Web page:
• Explore the sponsoring options – your friends or family, an organization, or a school may be willing to help.
  • Visit (‘I am fantastic’) for inspiration.
  • You can find more tips in the section ‘Grants and funding’ further on in this guide.

Establish as soon as possible when each activity is going to take place. If your activity is more extensive, you may need up to six months from the moment you think of the idea to planning and actually organizing the activity. Make sure you decide on a date early on. At the same time, you should arrange a location and start advertising your activity. The following documents will help:

  • Schedule
  • Checklist: make sure you haven’t forgotten anything
  • Make a schedule: A schedule is a precise plan of your event or activity. Making a schedule will force you to go through the day’s events minute by minute.

Meetings and administration
If you’re working according to a script or plan, you should discuss this with the people working on the activity. Make an agenda with the items that you want to talk about. These items could be the plan, catering, funding, and advertising. Set a date and time for the first meeting ( is a great tool for this). You should also decide on the venue of the meeting. During the meeting, you should discuss all the work that needs to be done and who is responsible for what. You could also make a collective decision or discuss areas that still require action. Whatever you choose to do, meetings are always a good learning experience.

Keep records! You’ll often work with lots of different people while you prepare your activity, so it’s a good idea to make clear agreements with everyone involved. To avoid any misunderstandings, make sure all agreements are written down in black and white on paper or in an e-mail.  You should also make a file that contains all activity-related information.

Advertising and promoting your activity
As soon as you’ve agreed on a date and know what you’re going to do, you can start advertising and promoting your activity. After all, the success of a project often depends on how well you advertise it. You should think about why people should come to your event and say why your activity is good and what it’s trying to achieve.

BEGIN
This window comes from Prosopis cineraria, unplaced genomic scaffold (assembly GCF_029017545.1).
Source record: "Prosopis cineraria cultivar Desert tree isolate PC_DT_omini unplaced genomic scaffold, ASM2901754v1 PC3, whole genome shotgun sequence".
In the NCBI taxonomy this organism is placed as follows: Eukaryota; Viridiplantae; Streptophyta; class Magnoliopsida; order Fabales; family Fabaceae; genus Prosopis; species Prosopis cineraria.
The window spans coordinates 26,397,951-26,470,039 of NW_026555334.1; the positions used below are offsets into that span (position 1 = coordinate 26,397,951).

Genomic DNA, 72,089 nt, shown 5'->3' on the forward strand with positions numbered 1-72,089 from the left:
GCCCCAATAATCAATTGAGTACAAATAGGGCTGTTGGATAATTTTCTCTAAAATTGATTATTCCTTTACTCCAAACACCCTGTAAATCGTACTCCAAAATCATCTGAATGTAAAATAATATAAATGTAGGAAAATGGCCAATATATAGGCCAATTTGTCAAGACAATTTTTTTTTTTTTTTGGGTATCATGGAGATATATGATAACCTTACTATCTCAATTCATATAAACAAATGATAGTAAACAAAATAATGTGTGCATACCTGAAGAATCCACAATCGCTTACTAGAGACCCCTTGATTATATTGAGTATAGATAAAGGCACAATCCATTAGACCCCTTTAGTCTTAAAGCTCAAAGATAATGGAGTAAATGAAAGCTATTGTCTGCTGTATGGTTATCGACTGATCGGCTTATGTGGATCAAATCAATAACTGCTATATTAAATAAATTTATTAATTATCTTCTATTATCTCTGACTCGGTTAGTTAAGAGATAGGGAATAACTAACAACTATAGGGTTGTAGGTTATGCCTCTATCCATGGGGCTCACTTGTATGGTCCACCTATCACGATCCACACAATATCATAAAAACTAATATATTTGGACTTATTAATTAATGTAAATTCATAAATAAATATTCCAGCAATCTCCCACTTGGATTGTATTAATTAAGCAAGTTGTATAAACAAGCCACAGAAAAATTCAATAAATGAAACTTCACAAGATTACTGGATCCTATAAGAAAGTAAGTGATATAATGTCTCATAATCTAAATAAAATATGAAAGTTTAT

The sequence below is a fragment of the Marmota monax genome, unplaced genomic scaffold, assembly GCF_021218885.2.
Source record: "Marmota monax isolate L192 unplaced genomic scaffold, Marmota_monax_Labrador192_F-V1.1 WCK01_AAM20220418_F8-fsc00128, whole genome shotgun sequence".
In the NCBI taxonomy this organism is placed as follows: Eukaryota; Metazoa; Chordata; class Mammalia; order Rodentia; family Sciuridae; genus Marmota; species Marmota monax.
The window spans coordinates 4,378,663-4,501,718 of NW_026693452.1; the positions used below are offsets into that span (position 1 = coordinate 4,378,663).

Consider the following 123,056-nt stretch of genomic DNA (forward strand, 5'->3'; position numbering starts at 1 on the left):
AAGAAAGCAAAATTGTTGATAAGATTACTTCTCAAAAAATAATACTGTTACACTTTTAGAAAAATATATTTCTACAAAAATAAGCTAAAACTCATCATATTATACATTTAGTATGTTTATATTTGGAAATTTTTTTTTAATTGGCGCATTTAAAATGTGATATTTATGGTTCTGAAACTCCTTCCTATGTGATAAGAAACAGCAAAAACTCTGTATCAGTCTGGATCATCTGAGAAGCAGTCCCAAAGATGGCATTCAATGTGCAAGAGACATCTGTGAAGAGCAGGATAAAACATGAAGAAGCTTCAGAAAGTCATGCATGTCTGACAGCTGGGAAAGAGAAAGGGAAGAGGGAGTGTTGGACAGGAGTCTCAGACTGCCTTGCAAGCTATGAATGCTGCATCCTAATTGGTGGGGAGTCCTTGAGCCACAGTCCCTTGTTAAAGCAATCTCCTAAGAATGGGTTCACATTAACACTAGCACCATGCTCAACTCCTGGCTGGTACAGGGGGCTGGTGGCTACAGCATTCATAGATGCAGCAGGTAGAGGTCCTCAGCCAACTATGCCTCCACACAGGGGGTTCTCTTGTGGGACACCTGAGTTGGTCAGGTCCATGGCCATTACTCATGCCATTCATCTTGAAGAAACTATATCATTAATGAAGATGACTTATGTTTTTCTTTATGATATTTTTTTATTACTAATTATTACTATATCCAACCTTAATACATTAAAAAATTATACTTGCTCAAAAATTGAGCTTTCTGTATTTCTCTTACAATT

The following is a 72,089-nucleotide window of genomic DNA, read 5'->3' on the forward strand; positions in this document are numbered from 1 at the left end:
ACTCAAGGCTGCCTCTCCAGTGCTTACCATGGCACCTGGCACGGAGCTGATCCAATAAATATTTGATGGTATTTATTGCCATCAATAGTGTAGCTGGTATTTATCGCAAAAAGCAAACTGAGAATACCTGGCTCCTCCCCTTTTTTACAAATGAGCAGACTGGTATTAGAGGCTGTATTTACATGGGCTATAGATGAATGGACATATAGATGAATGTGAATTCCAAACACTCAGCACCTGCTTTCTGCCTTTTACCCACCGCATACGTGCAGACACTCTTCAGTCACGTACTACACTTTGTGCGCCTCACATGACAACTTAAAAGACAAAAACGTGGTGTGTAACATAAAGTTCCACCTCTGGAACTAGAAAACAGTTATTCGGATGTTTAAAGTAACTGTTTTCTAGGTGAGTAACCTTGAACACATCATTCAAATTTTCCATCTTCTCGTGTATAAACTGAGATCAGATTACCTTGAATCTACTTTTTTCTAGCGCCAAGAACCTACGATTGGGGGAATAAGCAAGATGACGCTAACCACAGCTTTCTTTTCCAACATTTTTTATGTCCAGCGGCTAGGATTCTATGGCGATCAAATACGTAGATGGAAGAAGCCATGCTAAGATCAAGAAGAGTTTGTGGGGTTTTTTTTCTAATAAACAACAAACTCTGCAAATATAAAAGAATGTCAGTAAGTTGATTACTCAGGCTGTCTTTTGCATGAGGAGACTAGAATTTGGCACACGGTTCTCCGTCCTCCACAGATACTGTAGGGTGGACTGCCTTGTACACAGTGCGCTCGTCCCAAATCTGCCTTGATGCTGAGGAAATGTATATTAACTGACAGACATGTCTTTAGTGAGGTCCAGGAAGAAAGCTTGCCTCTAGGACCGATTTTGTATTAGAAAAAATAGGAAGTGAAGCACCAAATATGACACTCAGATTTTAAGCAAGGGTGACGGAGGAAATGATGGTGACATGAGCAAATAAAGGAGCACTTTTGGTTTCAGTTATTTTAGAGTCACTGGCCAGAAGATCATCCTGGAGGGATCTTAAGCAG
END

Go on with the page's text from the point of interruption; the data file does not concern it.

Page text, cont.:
Use as many social media channels (WhatsApp, e-mail) as possible to tell people about your event. Not only does this form of advertising cost nothing, but it’s also a great way to reach a wide audience. Grab people’s attention, make them excited, and tell them about what’s going to happen at your event. The best way of attracting attention is to contact people personally and provide information.

Encourage ‘word-of-mouth marketing’ by making ensure all your volunteers invite their family, friends, and network to the event. This is really the best sort of marketing.

You could also try using flyers and posters to reach as many people as possible. Go to places where your target group hangs out and tell people about the activity as you distribute flyers. One of the disadvantages of flyers is the cost: you will need to pay for the design and printing. In light of this, think carefully about whether you really need flyers to reach your target group. If you want to save on costs, you can make a digital flyer.

A press release is a very short report that you send to the media to inform them of important events. You can send a press release to newspapers, regional radio transmitters and television broadcasters, free local papers, websites, and online newsletters that are read and watched by your target group. Before writing a press release, you should read up on how to achieve the right style.

Tip 3: Implementation

House rules
You should draft a list of basic rules that participants in meetings and activities must follow. This list provides clear agreements for everyone involved and makes sure that people feel safe. The house rules could be:

  • Treat others with respect.
  • Stick to promises and agreements.
  • All meetings are confidential.
  • The meetings take place at a set time (e.g. once a month).

Success factors

  • Make sure everyone is present at the beginning and end of the activity. During the opening, you can tell everyone what they can expect, give further information on the programme, or inform people about the house rules. You should thank everyone at the end of the activity.